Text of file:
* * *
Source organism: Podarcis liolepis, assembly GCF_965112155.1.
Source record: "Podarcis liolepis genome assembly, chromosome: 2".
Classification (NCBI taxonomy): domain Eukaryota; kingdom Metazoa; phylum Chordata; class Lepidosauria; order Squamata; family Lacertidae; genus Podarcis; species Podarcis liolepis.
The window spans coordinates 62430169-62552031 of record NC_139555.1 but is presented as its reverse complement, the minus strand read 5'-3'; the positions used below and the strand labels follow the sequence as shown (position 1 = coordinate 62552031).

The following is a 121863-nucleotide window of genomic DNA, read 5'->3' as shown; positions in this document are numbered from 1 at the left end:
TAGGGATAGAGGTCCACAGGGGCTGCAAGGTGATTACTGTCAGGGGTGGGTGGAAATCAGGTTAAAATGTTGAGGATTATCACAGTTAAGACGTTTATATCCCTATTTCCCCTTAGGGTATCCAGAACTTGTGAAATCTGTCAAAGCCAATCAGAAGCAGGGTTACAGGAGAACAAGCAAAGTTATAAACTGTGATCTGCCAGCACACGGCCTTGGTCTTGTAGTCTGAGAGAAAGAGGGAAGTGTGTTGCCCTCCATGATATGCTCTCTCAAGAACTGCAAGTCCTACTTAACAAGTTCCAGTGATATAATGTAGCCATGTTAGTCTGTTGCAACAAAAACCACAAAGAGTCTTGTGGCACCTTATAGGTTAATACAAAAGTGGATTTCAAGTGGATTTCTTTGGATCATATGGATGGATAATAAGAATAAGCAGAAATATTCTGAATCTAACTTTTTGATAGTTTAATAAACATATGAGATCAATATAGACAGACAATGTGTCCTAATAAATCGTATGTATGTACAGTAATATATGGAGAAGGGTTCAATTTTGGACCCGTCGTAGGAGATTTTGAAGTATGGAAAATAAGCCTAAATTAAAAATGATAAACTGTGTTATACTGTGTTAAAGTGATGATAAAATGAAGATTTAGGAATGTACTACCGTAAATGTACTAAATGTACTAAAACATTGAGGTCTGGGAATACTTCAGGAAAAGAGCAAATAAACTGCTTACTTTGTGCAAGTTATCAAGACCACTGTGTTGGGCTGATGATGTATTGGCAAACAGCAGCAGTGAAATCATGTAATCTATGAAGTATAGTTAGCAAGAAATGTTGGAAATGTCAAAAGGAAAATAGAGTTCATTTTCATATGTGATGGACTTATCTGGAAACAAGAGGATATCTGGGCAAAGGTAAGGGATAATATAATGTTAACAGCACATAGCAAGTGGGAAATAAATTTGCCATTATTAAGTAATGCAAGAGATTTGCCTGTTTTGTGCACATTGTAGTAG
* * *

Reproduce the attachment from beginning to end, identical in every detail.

Source organism: Podarcis liolepis, assembly GCF_965112155.1.
Source record: "Podarcis liolepis genome assembly, chromosome: 2".
Classification (NCBI taxonomy): domain Eukaryota; kingdom Metazoa; phylum Chordata; class Lepidosauria; order Squamata; family Lacertidae; genus Podarcis; species Podarcis liolepis.
The window spans coordinates 62430169-62552031 of record NC_139555.1 but is presented as its reverse complement, the minus strand read 5'-3'; the positions used below and the strand labels follow the sequence as shown (position 1 = coordinate 62552031).

The following is a 121863-nucleotide window of genomic DNA, read 5'->3' as shown; positions in this document are numbered from 1 at the left end:
TAGGGATAGAGGTCCACAGGGGCTGCAAGGTGATTACTGTCAGGGGTGGGTGGAAATCAGGTTAAAATGTTGAGGATTATCACAGTTAAGACGTTTATATCCCTATTTCCCCTTAGGGTATCCAGAACTTGTGAAATCTGTCAAAGCCAATCAGAAGCAGGGTTACAGGAGAACAAGCAAAGTTATAAACTGTGATCTGCCAGCACACGGCCTTGGTCTTGTAGTCTGAGAGAAAGAGGGAAGTGTGTTGCCCTCCATGATATGCTCTCTCAAGAACTGCAAGTCCTACTTAACAAGTTCCAGTGATATAATGTAGCCATGTTAGTCTGTTGCAACAAAAACCACAAAGAGTCTTGTGGCACCTTATAGGTTAATACAAAAGTGGATTTCAAGTGGATTTCTTTGGATCATATGGATGGATAATAAGAATAAGCAGAAATATTCTGAATCTAACTTTTTGATAGTTTAATAAACATATGAGATCAATATAGACAGACAATGTGTCCTAATAAATCGTATGTATGTACAGTAATATATGGAGAAGGGTTCAATTTTGGACCCGTCGTAGGAGATTTTGAAGTATGGAAAATAAGCCTAAATTAAAAATGATAAACTGTGTTATACTGTGTTAAAGTGATGATAAAATGAAGATTTAGGAATGTACTACCGTAAATGTACTAAATGTACTAAAACATTGAGGTCTGGGAATACTTCAGGAAAAGAGCAAATAAACTGCTTACTTTGTGCAAGTTATCAAGACCACTGTGTTGGGCTGATGATGTATTGGCAAACAGCAGCAGTGAAATCATGTAATCTATGAAGTATAGTTAGCAAGAAATGTTGGAAATGTCAAAAGGAAAATAGAGTTCATTTTCATATGTGATGGACTTATCTGGAAACAAGAGGATATCTGGGCAAAGGTAAGGGATAATATAATGTTAACAGCACATAGCAAGTGGGAAATAAATTTGCCATTATTAAGTAATGCAAGAGATTTGCCTGTTTTGTGCACATTGTAGTAG